I must admit that personally I have always been a bit dim on Carlos Slim (though I have an uncle who had dinner with him once, which ideally might mean Mr. Slim should in good cheer give Undismayed a nice year-end bonus or something, but sadly if predictably yields nothing)
What little else I know I have gleaned from the always enticing elucidation over at Burro Hall (which I am chagrined to find is now on strike...)
So, this article on Slim, placing him in the context of other Third World titans and conglomerates was interesting and worth a read. (Perhaps I should have posted it a Burro Hall, but I fear not being sufficiently funny at this late hour.)
Foreign Policy: How Slim Got Huge
For Bill Gates to control a share of the U.S. telephone market similar to Slim’s reach in Mexico, Gates would have to own AT&T, MCI, Quest, Sprint, and Verizon—and even then, Gates would still only have less than 80 percent market share, well short of Telmex’s 92 percent. To match Slim’s overall market presence in Mexico, Gates would probably also have to own Alcoa, Phillip Morris, Sears, Best Buy, TGIFriday’s, Dunkin’ Donuts, Marriott, Citibank, and JetBlue.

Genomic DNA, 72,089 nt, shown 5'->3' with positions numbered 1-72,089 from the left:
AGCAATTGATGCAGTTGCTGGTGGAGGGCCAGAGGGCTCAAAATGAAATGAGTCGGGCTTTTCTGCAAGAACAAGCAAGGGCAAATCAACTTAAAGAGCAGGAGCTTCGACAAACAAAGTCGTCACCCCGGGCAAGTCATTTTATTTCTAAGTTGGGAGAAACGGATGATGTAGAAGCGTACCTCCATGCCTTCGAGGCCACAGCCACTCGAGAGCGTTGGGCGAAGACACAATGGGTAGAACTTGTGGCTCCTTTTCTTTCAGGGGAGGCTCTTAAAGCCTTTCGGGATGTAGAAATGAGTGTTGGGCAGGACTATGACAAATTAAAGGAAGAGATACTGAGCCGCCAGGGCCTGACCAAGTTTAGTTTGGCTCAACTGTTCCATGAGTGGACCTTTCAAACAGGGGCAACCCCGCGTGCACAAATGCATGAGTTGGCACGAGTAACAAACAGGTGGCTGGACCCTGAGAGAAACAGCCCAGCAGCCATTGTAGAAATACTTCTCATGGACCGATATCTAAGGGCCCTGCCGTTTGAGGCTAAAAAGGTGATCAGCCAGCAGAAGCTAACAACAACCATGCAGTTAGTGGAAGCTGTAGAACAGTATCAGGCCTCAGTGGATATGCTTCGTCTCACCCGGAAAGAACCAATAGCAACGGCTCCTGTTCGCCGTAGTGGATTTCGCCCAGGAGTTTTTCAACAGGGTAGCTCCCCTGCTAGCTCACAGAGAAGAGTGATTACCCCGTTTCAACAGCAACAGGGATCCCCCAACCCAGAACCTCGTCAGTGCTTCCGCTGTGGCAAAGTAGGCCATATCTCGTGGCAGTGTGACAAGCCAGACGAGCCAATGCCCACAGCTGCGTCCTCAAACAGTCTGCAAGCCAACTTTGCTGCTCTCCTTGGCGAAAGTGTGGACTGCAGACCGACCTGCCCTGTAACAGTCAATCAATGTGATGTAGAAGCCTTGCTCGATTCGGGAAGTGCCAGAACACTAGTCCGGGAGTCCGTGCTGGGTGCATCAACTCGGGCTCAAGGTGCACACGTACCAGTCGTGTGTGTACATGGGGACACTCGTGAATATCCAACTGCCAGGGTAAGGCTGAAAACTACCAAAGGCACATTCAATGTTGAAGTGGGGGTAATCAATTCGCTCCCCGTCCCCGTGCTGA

...China, one of the world’s fastest-growing economies, is run by an authoritarian, largely unaccountable regime that seems likely to provide ever more lucrative opportunities going forward for “partnerships,” official and unofficial, between government and private enterprise. Meanwhile, it is unclear whether societies will tolerate an eternally expanding gap between rich and poor. Public anger over the concentration of wealth could eventually lead to increased trade protectionism, barriers to foreign investment, more direct state control over key industries, or something altogether more dramatic. Whatever the outcome, it’s possible that the Carlos Slims of the world could lead to one of the first great ideological battles of the 21st century.